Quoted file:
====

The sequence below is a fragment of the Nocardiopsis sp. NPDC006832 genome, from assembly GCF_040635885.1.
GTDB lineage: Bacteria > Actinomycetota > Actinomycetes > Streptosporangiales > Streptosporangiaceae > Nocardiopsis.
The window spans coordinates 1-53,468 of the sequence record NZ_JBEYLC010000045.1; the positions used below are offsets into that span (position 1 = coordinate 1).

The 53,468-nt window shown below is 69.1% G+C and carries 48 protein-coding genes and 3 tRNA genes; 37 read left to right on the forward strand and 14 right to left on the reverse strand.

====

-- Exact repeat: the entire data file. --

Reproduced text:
The sequence below is a fragment of the Nocardiopsis sp. NPDC006832 genome, from assembly GCF_040635885.1.
GTDB lineage: Bacteria > Actinomycetota > Actinomycetes > Streptosporangiales > Streptosporangiaceae > Nocardiopsis.
The window spans coordinates 1-53,468 of the sequence record NZ_JBEYLC010000045.1; the positions used below are offsets into that span (position 1 = coordinate 1).

The 53,468-nt window shown below is 69.1% G+C and carries 48 protein-coding genes and 3 tRNA genes; 37 read left to right on the forward strand and 14 right to left on the reverse strand.